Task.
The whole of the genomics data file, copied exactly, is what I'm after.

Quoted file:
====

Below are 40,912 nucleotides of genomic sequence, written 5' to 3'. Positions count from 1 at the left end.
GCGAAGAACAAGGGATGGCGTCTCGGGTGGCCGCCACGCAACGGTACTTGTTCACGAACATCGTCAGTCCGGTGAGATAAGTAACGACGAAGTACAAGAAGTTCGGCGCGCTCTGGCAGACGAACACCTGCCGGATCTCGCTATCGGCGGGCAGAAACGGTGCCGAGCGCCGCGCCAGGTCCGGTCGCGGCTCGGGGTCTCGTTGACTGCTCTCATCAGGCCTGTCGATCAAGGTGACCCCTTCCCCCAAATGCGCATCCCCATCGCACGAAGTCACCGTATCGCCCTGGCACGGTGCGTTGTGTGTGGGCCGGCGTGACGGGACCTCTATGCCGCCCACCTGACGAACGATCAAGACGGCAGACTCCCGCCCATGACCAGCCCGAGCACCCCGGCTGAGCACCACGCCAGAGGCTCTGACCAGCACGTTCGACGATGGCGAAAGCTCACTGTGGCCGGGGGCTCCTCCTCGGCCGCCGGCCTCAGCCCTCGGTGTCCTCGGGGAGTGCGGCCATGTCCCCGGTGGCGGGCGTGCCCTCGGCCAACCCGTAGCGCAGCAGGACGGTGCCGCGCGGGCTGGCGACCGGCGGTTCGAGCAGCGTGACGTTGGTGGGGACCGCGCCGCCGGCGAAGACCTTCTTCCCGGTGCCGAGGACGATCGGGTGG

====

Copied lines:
Below are 40,912 nucleotides of genomic sequence, written 5' to 3'. Positions count from 1 at the left end.
GCGAAGAACAAGGGATGGCGTCTCGGGTGGCCGCCACGCAACGGTACTTGTTCACGAACATCGTCAGTCCGGTGAGATAAGTAACGACGAAGTACAAGAAGTTCGGCGCGCTCTGGCAGACGAACACCTGCCGGATCTCGCTATCGGCGGGCAGAAACGGTGCCGAGCGCCGCGCCAGGTCCGGTCGCGGCTCGGGGTCTCGTTGACTGCTCTCATCAGGCCTGTCGATCAAGGTGACCCCTTCCCCCAAATGCGCATCCCCATCGCACGAAGTCACCGTATCGCCCTGGCACGGTGCGTTGTGTGTGGGCCGGCGTGACGGGACCTCTATGCCGCCCACCTGACGAACGATCAAGACGGCAGACTCCCGCCCATGACCAGCCCGAGCACCCCGGCTGAGCACCACGCCAGAGGCTCTGACCAGCACGTTCGACGATGGCGAAAGCTCACTGTGGCCGGGGGCTCCTCCTCGGCCGCCGGCCTCAGCCCTCGGTGTCCTCGGGGAGTGCGGCCATGTCCCCGGTGGCGGGCGTGCCCTCGGCCAACCCGTAGCGCAGCAGGACGGTGCCGCGCGGGCTGGCGACCGGCGGTTCGAGCAGCGTGACGTTGGTGGGGACCGCGCCGCCGGCGAAGACCTTCTTCCCGGTGCCGAGGACGATCGGGTGG